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Tennessee Riverkeeper Files Intent to Sue Over Company's Failure to Comply with Clean Water Act

Tennessee Riverkeeper

Tennessee Riverkeeper has announced its intention to file a federal lawsuit to abate pollution from the old Florence Landfill site in Florence, Alabama. The notice of intent to sue, mailed by Tennessee Riverkeeper to Hensley-Graves Holdings, LLC, is a statutory requirement 60 days prior to the filing of a lawsuit under both the federal Clean Water Act (CWA) and Resource Conservation and Recovery Act (RCRA).

Illegal leachate from landfill enters Cypress Creek of the Tennessee River on Nov. 12, 2012. Photo by David Whiteside

“Although the old Florence Landfill off West Irvine Avenue has been closed since 1987, it continues to discharge pollutants from buried waste into Cypress Creek and the Tennessee River. This discharge is occurring through a permanent spring located at the base of the landfill that is readily visible to anyone traveling along the creek,” said David Whiteside, executive director of Tennessee Riverkeeper. “The legal action on behalf of the nonprofit organization Tennessee Riverkeeper, will address this failure to comply with federal law and to protect the quality of water in Cypress Creek and the Tennessee River.”

Hensley-Graves Holdings, LLC, purchased the property in December 2008. Tennessee Riverkeeper’s Notice of Intent to Sue alleges that Hensley is violating the CWA by discharging pollutants, consisting of contaminated leachate, from the old Florence Landfill. The notice also charges Hensley with violating RCRA because the discharges of contaminated leachate make the landfill constitute an “open dump,” as defined by that statute. Open dumping is prohibited by RCRA.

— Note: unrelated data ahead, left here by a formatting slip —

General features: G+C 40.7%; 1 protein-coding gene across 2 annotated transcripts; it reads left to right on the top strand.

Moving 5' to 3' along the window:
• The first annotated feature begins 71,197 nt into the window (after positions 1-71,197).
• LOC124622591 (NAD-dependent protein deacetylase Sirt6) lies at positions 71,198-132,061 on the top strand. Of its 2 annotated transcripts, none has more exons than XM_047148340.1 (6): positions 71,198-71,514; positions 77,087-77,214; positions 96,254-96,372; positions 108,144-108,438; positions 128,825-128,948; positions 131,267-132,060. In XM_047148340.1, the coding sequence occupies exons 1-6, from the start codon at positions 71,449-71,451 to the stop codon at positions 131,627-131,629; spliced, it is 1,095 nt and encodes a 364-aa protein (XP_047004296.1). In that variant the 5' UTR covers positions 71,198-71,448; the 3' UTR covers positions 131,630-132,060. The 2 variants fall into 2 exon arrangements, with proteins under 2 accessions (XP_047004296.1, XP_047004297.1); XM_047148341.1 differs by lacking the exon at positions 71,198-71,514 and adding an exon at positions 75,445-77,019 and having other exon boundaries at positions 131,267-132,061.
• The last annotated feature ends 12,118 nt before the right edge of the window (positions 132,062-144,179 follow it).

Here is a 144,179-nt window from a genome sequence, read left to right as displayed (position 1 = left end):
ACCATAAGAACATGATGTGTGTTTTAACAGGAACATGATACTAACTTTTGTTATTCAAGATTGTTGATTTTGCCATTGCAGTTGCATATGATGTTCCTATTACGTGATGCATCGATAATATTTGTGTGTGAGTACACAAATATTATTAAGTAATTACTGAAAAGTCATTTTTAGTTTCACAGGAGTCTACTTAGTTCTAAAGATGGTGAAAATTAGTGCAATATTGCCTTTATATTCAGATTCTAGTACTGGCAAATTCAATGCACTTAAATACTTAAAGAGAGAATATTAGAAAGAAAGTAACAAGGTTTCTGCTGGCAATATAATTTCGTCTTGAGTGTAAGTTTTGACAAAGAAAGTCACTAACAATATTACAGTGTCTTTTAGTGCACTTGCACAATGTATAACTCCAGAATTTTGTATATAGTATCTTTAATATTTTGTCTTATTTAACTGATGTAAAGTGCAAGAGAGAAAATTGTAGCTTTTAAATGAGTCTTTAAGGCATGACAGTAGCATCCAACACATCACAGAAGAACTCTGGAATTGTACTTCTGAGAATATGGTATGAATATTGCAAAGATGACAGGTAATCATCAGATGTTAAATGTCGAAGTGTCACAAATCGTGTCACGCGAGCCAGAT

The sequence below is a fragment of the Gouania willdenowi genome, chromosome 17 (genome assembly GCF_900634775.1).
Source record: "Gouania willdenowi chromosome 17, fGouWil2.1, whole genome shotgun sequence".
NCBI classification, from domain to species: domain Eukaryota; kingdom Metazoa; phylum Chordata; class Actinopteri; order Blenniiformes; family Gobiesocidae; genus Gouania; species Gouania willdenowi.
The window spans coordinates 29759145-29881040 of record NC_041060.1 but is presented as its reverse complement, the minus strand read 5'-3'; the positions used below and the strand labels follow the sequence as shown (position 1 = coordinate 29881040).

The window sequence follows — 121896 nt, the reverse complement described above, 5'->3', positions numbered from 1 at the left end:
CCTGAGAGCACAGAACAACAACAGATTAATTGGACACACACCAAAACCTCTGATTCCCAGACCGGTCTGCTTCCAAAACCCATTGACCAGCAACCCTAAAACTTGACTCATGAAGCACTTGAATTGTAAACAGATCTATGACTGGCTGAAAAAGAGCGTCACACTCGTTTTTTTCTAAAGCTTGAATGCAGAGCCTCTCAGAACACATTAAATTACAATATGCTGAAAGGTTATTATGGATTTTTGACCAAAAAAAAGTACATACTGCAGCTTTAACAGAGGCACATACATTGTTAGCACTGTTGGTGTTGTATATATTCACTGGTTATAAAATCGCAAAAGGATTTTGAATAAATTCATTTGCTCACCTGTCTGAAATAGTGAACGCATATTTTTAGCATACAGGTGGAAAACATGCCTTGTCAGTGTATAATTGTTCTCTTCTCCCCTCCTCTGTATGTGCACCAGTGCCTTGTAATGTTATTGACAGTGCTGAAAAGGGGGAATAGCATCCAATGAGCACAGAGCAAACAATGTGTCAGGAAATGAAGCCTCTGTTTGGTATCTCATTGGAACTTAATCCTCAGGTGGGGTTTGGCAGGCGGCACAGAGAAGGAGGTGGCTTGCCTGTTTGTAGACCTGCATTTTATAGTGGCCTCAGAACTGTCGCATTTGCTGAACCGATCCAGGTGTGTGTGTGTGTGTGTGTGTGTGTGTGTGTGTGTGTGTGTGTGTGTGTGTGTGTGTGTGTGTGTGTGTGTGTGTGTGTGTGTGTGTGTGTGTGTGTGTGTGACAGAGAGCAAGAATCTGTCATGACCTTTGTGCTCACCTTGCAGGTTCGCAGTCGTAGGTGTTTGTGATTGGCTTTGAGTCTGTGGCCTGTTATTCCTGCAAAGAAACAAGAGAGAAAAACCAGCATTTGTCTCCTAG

Since 1987, numerous samples of water from this spring have been tested by laboratories that use Environmental Protection Agency (EPA) approved methods. The test results have consistently shown contaminants that are associated with garbage and industrial waste.

View from Cypress Creek looking towards the landfill, on Feb. 23, 2010. Photo by Charles Rose

“By taking this legal action, Tennessee Riverkeeper has provided an opportunity for all interested parties to understand more fully how the Clean Water Act applies to protecting Cypress Creek and the Tennessee River from landfill leachate that is being discharged through a nearby spring,” said David Cope, a concerned citizen from Florence, Alabama.

To legally discharge any pollutants into Cypress Creek would require that the landowner first obtain a National Pollutant Discharge Elimination System (NPDES) permit under the CWA that should require regular testing of this discharge by the party responsible for it. This permit should also specify the pollutants that must be monitored and the highest permissible levels of these pollutants. No such NPDES permit is in effect.

"I first started paddling Cypress Creek in 1976 and it's just a terrific asset to the Shoals area," said Charles Rose, president of the Shoals Environmental Alliance. "It's deeply troubling to me that this beautiful stream has been under assault by pollution from the old Florence landfill off of West Irvine Avenue for at least three decades and no one at city hall or the Alabama Department of Environmental Management seems to care. That's why I'm so deeply appreciative of the efforts by Tennessee Riverkeeper to get this mess cleaned up, so future generations will also be able to enjoy the creek, just as I have."

Tennessee Riverkeeper is represented by Mark E. Martin of Tennessee Riverkeeper, as well as Gary A. Davis and James S. Whitlock, of the law firm Davis & Whitlock, P.C.

Visit EcoWatch’s WATER and CLEAN WATER ACT pages for more related news on this topic.

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